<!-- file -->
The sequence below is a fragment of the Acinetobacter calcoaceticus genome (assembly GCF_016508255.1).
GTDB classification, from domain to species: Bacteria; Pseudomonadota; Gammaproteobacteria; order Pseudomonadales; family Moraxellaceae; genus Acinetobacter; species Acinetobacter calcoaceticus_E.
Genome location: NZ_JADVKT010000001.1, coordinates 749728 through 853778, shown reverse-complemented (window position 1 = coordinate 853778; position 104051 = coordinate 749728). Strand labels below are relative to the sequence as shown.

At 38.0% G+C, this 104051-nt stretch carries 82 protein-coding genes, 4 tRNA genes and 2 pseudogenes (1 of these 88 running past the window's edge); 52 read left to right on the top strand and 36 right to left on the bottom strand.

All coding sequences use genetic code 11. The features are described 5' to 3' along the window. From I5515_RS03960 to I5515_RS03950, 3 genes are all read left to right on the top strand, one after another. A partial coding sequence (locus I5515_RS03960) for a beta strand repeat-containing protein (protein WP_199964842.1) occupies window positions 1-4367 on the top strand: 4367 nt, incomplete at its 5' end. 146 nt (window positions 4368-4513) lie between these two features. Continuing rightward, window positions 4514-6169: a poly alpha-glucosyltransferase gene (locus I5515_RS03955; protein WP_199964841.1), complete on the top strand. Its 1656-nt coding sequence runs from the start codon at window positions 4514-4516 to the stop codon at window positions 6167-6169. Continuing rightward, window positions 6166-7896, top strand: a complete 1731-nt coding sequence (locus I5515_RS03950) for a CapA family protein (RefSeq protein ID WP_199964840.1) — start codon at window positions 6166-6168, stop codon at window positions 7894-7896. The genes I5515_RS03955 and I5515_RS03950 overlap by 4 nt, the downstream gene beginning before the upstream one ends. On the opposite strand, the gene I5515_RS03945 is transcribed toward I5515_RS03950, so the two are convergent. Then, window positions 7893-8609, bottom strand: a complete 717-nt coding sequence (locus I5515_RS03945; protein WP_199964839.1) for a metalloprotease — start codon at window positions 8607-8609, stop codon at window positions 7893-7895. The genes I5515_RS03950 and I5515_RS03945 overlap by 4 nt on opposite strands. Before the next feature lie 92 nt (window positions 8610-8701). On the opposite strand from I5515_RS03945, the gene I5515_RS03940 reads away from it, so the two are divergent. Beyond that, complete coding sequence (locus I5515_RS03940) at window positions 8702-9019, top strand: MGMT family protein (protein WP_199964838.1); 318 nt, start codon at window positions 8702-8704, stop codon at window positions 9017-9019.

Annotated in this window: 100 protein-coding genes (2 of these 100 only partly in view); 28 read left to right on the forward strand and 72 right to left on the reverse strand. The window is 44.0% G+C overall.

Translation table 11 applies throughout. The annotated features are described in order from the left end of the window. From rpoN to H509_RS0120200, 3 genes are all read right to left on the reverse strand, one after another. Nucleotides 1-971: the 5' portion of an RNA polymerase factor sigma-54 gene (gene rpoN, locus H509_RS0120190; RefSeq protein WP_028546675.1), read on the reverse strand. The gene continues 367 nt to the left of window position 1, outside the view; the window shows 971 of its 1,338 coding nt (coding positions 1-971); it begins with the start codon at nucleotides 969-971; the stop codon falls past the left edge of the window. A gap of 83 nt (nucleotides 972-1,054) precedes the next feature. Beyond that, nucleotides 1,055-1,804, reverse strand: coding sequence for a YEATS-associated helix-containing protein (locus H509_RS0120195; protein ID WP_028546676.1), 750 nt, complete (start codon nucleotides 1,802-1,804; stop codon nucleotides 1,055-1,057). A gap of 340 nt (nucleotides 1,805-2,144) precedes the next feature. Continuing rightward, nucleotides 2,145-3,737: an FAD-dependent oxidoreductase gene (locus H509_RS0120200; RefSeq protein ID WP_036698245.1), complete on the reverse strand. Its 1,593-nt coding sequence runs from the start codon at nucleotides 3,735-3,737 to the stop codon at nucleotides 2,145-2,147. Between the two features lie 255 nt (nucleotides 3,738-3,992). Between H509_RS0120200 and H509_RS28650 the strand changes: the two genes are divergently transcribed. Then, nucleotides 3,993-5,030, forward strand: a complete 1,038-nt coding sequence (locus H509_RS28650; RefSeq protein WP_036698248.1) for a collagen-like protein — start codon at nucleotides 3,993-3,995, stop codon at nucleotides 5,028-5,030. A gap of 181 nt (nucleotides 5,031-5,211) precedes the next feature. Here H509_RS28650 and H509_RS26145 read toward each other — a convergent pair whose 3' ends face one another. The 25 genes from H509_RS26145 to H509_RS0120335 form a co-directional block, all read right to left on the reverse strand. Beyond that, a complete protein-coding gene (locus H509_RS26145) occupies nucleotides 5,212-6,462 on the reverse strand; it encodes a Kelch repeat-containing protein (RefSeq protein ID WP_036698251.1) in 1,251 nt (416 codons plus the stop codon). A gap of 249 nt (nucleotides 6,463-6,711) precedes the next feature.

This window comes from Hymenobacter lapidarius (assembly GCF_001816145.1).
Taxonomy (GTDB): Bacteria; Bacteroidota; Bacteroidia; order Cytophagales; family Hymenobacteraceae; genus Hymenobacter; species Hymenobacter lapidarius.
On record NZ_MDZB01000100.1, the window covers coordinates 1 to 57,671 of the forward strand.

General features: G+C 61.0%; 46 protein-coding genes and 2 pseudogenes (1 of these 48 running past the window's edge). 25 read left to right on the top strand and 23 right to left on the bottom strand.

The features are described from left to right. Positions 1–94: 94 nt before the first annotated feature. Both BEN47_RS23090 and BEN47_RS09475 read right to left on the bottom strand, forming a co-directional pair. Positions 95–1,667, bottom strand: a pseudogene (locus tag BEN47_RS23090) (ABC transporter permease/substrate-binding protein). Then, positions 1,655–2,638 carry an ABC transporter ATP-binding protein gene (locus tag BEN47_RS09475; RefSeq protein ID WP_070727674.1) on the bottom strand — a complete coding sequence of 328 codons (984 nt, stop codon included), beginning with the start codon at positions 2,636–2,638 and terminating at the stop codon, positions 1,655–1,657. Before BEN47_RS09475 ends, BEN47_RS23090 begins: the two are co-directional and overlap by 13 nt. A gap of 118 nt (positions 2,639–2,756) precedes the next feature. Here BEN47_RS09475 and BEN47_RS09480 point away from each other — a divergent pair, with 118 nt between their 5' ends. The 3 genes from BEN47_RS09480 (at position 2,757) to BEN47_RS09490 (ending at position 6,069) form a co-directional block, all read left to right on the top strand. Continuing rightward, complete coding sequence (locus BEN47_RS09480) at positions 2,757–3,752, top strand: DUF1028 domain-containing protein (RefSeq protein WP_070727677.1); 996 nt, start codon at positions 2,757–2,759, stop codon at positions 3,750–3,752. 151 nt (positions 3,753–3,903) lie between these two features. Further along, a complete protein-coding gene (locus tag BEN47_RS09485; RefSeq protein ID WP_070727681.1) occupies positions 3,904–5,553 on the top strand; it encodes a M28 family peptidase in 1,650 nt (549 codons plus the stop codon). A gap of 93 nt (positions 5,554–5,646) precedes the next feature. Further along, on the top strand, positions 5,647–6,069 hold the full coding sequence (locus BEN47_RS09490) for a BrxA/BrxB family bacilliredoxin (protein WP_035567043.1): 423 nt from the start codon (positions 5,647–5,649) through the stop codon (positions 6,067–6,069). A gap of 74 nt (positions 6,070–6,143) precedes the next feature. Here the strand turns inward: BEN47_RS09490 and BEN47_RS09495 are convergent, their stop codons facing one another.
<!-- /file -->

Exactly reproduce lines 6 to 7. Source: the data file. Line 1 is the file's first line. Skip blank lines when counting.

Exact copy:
Annotated in this window: 100 protein-coding genes (2 of these 100 only partly in view); 28 read left to right on the forward strand and 72 right to left on the reverse strand. The window is 44.0% G+C overall.

Translation table 11 applies throughout. The annotated features are described in order from the left end of the window. From rpoN to H509_RS0120200, 3 genes are all read right to left on the reverse strand, one after another. Nucleotides 1-971: the 5' portion of an RNA polymerase factor sigma-54 gene (gene rpoN, locus H509_RS0120190; RefSeq protein WP_028546675.1), read on the reverse strand. The gene continues 367 nt to the left of window position 1, outside the view; the window shows 971 of its 1,338 coding nt (coding positions 1-971); it begins with the start codon at nucleotides 969-971; the stop codon falls past the left edge of the window. A gap of 83 nt (nucleotides 972-1,054) precedes the next feature. Beyond that, nucleotides 1,055-1,804, reverse strand: coding sequence for a YEATS-associated helix-containing protein (locus H509_RS0120195; protein ID WP_028546676.1), 750 nt, complete (start codon nucleotides 1,802-1,804; stop codon nucleotides 1,055-1,057). A gap of 340 nt (nucleotides 1,805-2,144) precedes the next feature. Continuing rightward, nucleotides 2,145-3,737: an FAD-dependent oxidoreductase gene (locus H509_RS0120200; RefSeq protein ID WP_036698245.1), complete on the reverse strand. Its 1,593-nt coding sequence runs from the start codon at nucleotides 3,735-3,737 to the stop codon at nucleotides 2,145-2,147. Between the two features lie 255 nt (nucleotides 3,738-3,992). Between H509_RS0120200 and H509_RS28650 the strand changes: the two genes are divergently transcribed. Then, nucleotides 3,993-5,030, forward strand: a complete 1,038-nt coding sequence (locus H509_RS28650; RefSeq protein WP_036698248.1) for a collagen-like protein — start codon at nucleotides 3,993-3,995, stop codon at nucleotides 5,028-5,030. A gap of 181 nt (nucleotides 5,031-5,211) precedes the next feature. Here H509_RS28650 and H509_RS26145 read toward each other — a convergent pair whose 3' ends face one another. The 25 genes from H509_RS26145 to H509_RS0120335 form a co-directional block, all read right to left on the reverse strand. Beyond that, a complete protein-coding gene (locus H509_RS26145) occupies nucleotides 5,212-6,462 on the reverse strand; it encodes a Kelch repeat-containing protein (RefSeq protein ID WP_036698251.1) in 1,251 nt (416 codons plus the stop codon). A gap of 249 nt (nucleotides 6,463-6,711) precedes the next feature.